Bill Gross: The Fed Needs to ‘Get off Zero and Get off Quick’



The Fed should “get off zero and get off quick”

Legendary fund manager Bill Gross currently manages the $1.4 billion Janus Unconstrained Bond Fund at Janus Capital (JNS). He’s also the co-founder of PIMCO (Pacific Investment Management Company). He was associated with PIMCO until September 2014. PIMCO manages ~$1.7 trillion worth of assets. At Janus, Gross releases a monthly investment outlook. His outlook for October recommended that global central bankers with economies running on zero interest rates should “get off zero and get off quick.”

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According to Gross, the liftoff from the ZIRP (zero interest rate policy) is key to the survival of liability-based business models. The liftoff is particularly essential for the “aging boomer society” that’s banking on their 401(k) retirement plans to provide for their future. They don’t know that the ZIRP is steadily eroding the value of their investment.

Will economies “run on empty” soon?

Gross makes reference to Peter Peterson’s “run on empty” theory. Peterson is a billionaire and co-founder of the world’s largest private equity shop, Blackstone Group (BX). He wrote the book Running on Empty. According to Peterson, the developed world is beginning to run on empty. He based his point on the fact that “investments discounted at near zero over the intermediate future cannot provide cash flow or necessary capital gains to pay for past promises in an aging society,” said Gross.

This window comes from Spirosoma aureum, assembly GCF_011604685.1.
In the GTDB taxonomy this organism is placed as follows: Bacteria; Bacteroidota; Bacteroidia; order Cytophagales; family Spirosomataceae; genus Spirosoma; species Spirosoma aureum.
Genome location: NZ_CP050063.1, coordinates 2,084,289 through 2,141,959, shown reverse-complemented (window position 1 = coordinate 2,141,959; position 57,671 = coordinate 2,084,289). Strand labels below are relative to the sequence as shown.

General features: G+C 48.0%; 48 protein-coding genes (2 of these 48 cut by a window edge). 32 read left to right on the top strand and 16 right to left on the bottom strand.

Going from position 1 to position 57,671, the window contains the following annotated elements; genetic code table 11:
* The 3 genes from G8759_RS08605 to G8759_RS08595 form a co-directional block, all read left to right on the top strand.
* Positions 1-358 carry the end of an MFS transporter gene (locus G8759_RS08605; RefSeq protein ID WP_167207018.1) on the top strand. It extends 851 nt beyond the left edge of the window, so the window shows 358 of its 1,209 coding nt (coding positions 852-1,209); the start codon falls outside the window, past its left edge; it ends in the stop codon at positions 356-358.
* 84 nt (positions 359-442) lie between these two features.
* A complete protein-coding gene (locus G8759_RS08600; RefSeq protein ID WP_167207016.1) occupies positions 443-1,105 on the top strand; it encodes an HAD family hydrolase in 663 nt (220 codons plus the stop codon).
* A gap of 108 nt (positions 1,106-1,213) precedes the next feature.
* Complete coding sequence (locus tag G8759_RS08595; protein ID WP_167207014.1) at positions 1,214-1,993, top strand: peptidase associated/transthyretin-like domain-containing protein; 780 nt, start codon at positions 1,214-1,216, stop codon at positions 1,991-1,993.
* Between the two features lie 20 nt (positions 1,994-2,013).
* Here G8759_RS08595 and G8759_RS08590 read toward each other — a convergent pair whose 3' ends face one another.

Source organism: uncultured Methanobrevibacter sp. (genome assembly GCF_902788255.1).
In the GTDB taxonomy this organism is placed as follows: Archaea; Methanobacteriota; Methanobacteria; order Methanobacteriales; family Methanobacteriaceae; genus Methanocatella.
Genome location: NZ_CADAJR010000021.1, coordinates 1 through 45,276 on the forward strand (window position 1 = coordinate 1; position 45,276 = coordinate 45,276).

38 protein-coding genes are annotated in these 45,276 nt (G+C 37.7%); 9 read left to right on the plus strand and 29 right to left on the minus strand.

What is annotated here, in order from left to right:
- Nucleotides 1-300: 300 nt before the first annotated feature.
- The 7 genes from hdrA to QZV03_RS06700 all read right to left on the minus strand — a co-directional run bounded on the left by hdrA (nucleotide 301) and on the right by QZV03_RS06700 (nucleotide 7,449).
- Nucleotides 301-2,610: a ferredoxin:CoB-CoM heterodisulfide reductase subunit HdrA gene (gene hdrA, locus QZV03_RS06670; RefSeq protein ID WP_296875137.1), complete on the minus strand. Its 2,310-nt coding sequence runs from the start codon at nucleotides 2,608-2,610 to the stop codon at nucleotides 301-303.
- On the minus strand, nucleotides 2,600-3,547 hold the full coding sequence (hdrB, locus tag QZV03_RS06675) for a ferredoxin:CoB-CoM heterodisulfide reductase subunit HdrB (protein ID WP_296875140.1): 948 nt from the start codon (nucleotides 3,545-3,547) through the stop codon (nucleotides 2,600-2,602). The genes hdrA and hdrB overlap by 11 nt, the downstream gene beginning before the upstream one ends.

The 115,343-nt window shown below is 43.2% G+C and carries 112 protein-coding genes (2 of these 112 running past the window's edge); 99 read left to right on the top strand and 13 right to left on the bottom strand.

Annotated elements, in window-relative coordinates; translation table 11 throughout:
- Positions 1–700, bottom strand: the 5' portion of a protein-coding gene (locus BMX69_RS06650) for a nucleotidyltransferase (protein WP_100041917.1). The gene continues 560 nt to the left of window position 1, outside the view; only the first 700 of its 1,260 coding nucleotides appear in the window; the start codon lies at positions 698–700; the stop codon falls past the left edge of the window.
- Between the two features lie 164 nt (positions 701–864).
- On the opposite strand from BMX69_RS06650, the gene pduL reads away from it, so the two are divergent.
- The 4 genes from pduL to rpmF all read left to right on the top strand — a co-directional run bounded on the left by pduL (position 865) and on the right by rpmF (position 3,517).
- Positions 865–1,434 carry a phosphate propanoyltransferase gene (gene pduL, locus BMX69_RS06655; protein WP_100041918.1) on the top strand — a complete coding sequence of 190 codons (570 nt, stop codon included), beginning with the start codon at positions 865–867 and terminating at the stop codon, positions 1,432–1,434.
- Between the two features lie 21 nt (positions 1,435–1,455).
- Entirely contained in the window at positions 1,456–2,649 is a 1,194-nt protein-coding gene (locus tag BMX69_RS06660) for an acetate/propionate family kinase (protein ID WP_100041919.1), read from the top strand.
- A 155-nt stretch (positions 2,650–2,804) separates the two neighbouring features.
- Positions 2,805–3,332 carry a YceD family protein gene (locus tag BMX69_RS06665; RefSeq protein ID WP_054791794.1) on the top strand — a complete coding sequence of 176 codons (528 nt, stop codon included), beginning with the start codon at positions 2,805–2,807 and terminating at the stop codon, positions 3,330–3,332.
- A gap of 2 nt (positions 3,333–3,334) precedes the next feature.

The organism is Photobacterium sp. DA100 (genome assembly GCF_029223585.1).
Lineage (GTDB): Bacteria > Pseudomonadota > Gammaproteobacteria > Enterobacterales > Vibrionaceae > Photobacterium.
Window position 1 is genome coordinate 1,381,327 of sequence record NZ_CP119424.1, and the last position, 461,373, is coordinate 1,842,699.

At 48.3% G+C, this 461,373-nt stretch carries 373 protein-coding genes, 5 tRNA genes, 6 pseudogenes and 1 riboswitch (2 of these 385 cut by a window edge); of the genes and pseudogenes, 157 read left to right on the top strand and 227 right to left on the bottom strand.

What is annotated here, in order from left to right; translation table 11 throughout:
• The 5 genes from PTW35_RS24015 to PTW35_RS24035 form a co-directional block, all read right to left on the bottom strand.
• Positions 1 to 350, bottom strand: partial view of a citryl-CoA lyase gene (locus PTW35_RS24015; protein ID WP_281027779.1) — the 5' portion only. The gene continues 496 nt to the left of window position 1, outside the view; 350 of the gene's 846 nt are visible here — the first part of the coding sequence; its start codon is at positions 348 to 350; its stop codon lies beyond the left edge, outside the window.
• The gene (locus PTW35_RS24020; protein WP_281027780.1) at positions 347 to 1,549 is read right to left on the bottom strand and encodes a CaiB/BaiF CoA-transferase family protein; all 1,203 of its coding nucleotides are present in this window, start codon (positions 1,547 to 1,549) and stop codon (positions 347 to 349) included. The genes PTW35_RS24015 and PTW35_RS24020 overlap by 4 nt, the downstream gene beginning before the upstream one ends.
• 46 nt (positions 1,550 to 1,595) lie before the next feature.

This harsh fact about zero rates eroding investment returns impacts businesses following the liability-based model. Pension funds and insurance companies are the first to fall prey. AIG (AIG), Berkshire Hathaway (BRK-A) (BRK-B), and MetLife (MET) are among the top insurance companies in the US (SPXS). Meanwhile, there’s also a major part of society that Gross refers to as the “aging boomer society,” that’s heading towards retirement. This part of society is banking on returns from their 401(k) plans to support their future.

Gross believes that a 2% interest rate could do the trick. We’ll discuss this next.


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